In relation to foot shape in itself (flat, medium, or upright), the study found no significant changes in peak force, impulse, stance duration, or stiffness functional parameters.
In uneven horses, the flatter foot had a significantly larger peak vertical force than the steeper foot, and no difference in absolute time of the stance phase. The mean time for the stance phase for the flatter foot and the steeper foot was 0.32 seconds. There was a significantly larger peak braking force in the flatter foot, and a later relative braking to propulsion transition. The flatter foot had a significantly larger vertical fetlock displacement, with a more supple fetlock spring.
They learned that unevenness of the feet can be best determined by the absolute differences in dorsal hoof wall angle, with a difference of only 1.5 degrees to define an even horse compared to an uneven horse. Conformational differences between the forefeet were more important in relation to defining differences in function, than individual foot conformation itself.
Relative timing differences suggest altered functionality during the diagonal stance phase. Peak vertical force differences may suggest signs of subclinical lameness. More supple fetlock spring in the flat foot links to clinical observations at walk, that the fetlock on the flatter foot drops lower. It’s not known whether the functional differences in fetlock suppleness is due to altered loading patterns and / or to differences in tissue properties.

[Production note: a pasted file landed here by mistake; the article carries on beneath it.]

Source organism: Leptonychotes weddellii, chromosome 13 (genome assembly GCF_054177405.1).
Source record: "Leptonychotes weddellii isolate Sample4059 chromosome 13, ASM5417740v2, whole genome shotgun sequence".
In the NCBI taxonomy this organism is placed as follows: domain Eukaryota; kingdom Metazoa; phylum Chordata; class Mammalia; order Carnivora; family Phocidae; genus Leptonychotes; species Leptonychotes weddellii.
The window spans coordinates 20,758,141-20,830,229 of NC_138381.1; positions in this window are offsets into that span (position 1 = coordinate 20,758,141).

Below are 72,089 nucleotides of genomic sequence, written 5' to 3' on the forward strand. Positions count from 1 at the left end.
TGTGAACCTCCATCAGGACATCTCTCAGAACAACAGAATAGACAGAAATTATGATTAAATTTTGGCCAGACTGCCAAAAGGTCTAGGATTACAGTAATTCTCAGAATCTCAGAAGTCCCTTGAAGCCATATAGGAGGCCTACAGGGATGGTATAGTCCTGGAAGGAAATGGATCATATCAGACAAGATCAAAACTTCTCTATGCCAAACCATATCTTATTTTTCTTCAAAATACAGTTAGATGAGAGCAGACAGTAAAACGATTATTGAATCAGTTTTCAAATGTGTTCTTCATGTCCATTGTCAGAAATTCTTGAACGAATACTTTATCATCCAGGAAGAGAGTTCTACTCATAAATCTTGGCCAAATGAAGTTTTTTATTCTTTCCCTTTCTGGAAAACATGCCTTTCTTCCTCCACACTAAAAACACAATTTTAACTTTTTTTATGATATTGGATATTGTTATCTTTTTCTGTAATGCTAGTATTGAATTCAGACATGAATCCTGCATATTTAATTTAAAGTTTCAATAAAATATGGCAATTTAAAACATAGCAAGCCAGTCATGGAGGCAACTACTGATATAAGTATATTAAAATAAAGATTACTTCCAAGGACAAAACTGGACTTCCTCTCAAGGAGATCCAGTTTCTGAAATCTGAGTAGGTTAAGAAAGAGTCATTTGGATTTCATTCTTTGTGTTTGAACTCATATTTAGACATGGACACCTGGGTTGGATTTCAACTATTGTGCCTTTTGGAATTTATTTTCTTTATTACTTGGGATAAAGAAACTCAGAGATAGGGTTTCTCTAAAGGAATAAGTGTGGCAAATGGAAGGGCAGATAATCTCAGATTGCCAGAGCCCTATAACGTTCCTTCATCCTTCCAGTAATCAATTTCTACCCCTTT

The second study looked at the Centre of Pressure (COP) path. The COP path was evaluated in 31 horses. A pressure mat measured the COP path, a 3D camera system located the position of the markers relative to the pressure mat, photographs of the solar hoof showing the position of the markers was taken prior to data collection, and Matlab was used to align the pressure data to the hoof segment, which included subtraction ‘slide’ of the hoof from the data.
Of 222 landings (centre of pressure paths) in the analysis, 175 landed laterally. 145 landed in front of the centre of the hoof, which is surprising since traditionally horses have been quoted as landing with a lateral heel landing. In only 35 of the trials was the centre of pressure close to the middle of the hoof in mid stance. The study showed that COP paths were highly repeatable within each limb. The COP paths were similar for most horses in the dorsopalmar direction (direction of motion). The COP position was more lateral throughout stance on the right compared to the left limb. Only 9 horses had mirrored mediolateral COP paths with dorsal hoof wall angles of between 1 and 8 degrees (some were even, some were uneven).